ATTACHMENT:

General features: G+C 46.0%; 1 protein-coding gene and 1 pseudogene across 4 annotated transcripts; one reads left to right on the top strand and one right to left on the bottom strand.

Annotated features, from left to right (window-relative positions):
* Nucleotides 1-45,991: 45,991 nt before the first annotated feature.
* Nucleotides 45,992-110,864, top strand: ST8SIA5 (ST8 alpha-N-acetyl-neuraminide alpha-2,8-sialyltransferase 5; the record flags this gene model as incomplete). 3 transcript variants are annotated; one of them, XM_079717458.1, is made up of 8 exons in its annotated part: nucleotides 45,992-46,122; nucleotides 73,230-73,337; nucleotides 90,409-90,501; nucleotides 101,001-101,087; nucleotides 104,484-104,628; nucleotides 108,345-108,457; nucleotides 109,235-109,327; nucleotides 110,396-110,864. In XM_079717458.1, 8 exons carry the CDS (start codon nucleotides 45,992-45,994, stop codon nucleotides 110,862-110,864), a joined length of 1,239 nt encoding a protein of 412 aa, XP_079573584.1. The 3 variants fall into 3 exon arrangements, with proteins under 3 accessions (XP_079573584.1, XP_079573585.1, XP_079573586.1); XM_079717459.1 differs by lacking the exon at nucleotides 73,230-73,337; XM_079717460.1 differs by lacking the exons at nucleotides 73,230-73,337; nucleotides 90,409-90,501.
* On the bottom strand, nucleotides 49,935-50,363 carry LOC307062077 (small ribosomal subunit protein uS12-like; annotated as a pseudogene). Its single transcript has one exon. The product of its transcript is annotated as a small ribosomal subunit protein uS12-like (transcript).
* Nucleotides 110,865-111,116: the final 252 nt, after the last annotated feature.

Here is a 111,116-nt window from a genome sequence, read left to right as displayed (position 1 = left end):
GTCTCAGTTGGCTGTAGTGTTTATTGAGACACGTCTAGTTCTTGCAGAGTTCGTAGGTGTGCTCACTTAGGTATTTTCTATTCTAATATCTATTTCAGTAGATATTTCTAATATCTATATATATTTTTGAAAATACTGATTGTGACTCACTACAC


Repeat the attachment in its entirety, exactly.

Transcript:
General features: G+C 46.0%; 1 protein-coding gene and 1 pseudogene across 4 annotated transcripts; one reads left to right on the top strand and one right to left on the bottom strand.

Annotated features, from left to right (window-relative positions):
* Nucleotides 1-45,991: 45,991 nt before the first annotated feature.
* Nucleotides 45,992-110,864, top strand: ST8SIA5 (ST8 alpha-N-acetyl-neuraminide alpha-2,8-sialyltransferase 5; the record flags this gene model as incomplete). 3 transcript variants are annotated; one of them, XM_079717458.1, is made up of 8 exons in its annotated part: nucleotides 45,992-46,122; nucleotides 73,230-73,337; nucleotides 90,409-90,501; nucleotides 101,001-101,087; nucleotides 104,484-104,628; nucleotides 108,345-108,457; nucleotides 109,235-109,327; nucleotides 110,396-110,864. In XM_079717458.1, 8 exons carry the CDS (start codon nucleotides 45,992-45,994, stop codon nucleotides 110,862-110,864), a joined length of 1,239 nt encoding a protein of 412 aa, XP_079573584.1. The 3 variants fall into 3 exon arrangements, with proteins under 3 accessions (XP_079573584.1, XP_079573585.1, XP_079573586.1); XM_079717459.1 differs by lacking the exon at nucleotides 73,230-73,337; XM_079717460.1 differs by lacking the exons at nucleotides 73,230-73,337; nucleotides 90,409-90,501.
* On the bottom strand, nucleotides 49,935-50,363 carry LOC307062077 (small ribosomal subunit protein uS12-like; annotated as a pseudogene). Its single transcript has one exon. The product of its transcript is annotated as a small ribosomal subunit protein uS12-like (transcript).
* Nucleotides 110,865-111,116: the final 252 nt, after the last annotated feature.

Here is a 111,116-nt window from a genome sequence, read left to right as displayed (position 1 = left end):
GTCTCAGTTGGCTGTAGTGTTTATTGAGACACGTCTAGTTCTTGCAGAGTTCGTAGGTGTGCTCACTTAGGTATTTTCTATTCTAATATCTATTTCAGTAGATATTTCTAATATCTATATATATTTTTGAAAATACTGATTGTGACTCACTACAC